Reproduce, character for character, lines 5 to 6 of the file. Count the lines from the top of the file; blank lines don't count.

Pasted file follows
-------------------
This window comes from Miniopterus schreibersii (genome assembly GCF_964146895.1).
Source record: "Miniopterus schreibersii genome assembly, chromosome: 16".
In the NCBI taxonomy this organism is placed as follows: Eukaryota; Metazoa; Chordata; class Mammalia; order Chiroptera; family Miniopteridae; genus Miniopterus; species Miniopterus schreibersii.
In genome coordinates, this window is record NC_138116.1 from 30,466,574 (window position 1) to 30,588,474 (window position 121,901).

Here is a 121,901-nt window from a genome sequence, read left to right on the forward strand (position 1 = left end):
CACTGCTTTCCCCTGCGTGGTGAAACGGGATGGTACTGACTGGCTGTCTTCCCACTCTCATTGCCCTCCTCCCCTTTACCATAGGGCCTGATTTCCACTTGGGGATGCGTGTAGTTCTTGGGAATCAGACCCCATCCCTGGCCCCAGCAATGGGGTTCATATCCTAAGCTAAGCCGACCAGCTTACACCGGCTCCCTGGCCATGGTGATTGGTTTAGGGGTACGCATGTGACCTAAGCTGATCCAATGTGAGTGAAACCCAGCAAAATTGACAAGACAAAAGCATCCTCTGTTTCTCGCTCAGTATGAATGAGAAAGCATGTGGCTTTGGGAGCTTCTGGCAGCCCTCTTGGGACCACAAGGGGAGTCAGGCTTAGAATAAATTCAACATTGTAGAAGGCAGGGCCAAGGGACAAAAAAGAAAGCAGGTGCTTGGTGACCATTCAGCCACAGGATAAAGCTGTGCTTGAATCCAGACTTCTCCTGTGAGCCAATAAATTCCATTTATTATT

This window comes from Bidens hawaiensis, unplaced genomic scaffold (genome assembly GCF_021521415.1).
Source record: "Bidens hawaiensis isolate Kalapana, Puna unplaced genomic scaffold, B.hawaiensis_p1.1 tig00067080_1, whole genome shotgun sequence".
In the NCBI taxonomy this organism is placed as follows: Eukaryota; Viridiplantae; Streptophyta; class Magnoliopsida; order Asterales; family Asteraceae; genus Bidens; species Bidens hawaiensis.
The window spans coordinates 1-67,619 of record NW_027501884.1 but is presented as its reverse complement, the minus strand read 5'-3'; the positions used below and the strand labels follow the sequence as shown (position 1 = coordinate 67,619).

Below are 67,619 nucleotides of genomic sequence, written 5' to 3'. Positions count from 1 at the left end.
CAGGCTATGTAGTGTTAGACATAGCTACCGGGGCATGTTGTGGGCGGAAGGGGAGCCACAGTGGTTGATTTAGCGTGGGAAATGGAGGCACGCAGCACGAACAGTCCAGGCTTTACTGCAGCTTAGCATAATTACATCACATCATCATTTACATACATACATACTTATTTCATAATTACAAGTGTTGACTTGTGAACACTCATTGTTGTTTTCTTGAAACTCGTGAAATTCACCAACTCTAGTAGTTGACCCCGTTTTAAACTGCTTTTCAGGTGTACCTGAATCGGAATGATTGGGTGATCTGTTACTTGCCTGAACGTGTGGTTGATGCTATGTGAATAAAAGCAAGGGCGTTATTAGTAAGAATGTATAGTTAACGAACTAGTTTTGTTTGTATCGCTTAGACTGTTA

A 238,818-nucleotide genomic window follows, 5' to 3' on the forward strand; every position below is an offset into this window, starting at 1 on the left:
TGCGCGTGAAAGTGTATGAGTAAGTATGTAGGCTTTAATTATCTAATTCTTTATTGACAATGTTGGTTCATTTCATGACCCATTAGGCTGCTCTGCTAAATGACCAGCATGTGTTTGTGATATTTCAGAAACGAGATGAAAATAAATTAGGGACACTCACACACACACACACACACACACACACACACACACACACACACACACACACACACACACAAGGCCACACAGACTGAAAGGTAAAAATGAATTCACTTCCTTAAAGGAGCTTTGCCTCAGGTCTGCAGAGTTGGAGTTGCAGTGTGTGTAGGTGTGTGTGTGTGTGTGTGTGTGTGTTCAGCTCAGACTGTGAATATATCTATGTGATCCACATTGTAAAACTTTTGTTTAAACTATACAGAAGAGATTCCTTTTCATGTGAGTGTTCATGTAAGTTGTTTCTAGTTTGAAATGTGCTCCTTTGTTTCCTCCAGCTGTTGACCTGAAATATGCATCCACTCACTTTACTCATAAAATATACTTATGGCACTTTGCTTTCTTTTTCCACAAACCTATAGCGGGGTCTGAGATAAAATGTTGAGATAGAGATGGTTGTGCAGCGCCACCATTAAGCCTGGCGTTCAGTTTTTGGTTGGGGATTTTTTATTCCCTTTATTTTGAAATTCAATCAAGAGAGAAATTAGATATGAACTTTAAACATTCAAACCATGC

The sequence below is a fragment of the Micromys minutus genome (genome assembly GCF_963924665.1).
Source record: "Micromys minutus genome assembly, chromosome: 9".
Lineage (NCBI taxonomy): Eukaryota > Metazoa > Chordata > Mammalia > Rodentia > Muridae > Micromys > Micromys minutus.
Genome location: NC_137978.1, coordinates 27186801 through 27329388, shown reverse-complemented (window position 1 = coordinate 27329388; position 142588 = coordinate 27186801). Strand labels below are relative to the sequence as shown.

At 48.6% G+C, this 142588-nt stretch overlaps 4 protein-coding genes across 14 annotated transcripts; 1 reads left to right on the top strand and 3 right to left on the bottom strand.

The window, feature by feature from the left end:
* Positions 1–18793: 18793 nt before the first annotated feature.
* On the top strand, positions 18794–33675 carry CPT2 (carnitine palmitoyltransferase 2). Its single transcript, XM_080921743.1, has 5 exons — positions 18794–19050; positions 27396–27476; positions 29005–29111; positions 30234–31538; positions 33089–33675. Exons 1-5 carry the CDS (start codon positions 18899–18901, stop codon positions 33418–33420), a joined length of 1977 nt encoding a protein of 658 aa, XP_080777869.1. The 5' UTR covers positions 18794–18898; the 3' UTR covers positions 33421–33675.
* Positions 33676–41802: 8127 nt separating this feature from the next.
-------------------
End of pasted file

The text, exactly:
Here is a 121,901-nt window from a genome sequence, read left to right on the forward strand (position 1 = left end):
CACTGCTTTCCCCTGCGTGGTGAAACGGGATGGTACTGACTGGCTGTCTTCCCACTCTCATTGCCCTCCTCCCCTTTACCATAGGGCCTGATTTCCACTTGGGGATGCGTGTAGTTCTTGGGAATCAGACCCCATCCCTGGCCCCAGCAATGGGGTTCATATCCTAAGCTAAGCCGACCAGCTTACACCGGCTCCCTGGCCATGGTGATTGGTTTAGGGGTACGCATGTGACCTAAGCTGATCCAATGTGAGTGAAACCCAGCAAAATTGACAAGACAAAAGCATCCTCTGTTTCTCGCTCAGTATGAATGAGAAAGCATGTGGCTTTGGGAGCTTCTGGCAGCCCTCTTGGGACCACAAGGGGAGTCAGGCTTAGAATAAATTCAACATTGTAGAAGGCAGGGCCAAGGGACAAAAAAGAAAGCAGGTGCTTGGTGACCATTCAGCCACAGGATAAAGCTGTGCTTGAATCCAGACTTCTCCTGTGAGCCAATAAATTCCATTTATTATT